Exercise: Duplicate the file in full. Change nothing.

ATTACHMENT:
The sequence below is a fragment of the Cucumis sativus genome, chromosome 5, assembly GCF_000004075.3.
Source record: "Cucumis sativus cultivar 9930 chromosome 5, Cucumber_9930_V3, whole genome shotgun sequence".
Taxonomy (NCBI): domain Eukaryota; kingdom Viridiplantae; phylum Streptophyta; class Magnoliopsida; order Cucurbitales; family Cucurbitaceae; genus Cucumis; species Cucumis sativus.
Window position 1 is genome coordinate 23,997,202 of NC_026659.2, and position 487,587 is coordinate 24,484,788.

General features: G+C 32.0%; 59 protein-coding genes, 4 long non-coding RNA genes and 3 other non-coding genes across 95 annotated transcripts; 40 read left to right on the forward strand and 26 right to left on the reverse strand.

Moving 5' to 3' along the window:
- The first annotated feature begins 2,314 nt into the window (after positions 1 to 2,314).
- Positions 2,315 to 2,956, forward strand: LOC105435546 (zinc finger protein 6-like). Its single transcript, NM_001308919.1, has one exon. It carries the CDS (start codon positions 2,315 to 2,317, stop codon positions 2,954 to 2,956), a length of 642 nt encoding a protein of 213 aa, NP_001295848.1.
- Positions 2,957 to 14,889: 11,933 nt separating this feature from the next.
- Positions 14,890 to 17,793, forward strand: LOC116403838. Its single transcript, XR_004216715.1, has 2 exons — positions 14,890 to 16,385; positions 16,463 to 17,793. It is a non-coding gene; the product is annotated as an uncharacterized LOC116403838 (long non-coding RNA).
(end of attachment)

The sequence below is a fragment of the Cucumis sativus genome, chromosome 5, assembly GCF_000004075.3.
Source record: "Cucumis sativus cultivar 9930 chromosome 5, Cucumber_9930_V3, whole genome shotgun sequence".
Taxonomy (NCBI): domain Eukaryota; kingdom Viridiplantae; phylum Streptophyta; class Magnoliopsida; order Cucurbitales; family Cucurbitaceae; genus Cucumis; species Cucumis sativus.
Window position 1 is genome coordinate 23,997,202 of NC_026659.2, and position 487,587 is coordinate 24,484,788.

General features: G+C 32.0%; 59 protein-coding genes, 4 long non-coding RNA genes and 3 other non-coding genes across 95 annotated transcripts; 40 read left to right on the forward strand and 26 right to left on the reverse strand.

Moving 5' to 3' along the window:
- The first annotated feature begins 2,314 nt into the window (after positions 1 to 2,314).
- Positions 2,315 to 2,956, forward strand: LOC105435546 (zinc finger protein 6-like). Its single transcript, NM_001308919.1, has one exon. It carries the CDS (start codon positions 2,315 to 2,317, stop codon positions 2,954 to 2,956), a length of 642 nt encoding a protein of 213 aa, NP_001295848.1.
- Positions 2,957 to 14,889: 11,933 nt separating this feature from the next.
- Positions 14,890 to 17,793, forward strand: LOC116403838. Its single transcript, XR_004216715.1, has 2 exons — positions 14,890 to 16,385; positions 16,463 to 17,793. It is a non-coding gene; the product is annotated as an uncharacterized LOC116403838 (long non-coding RNA).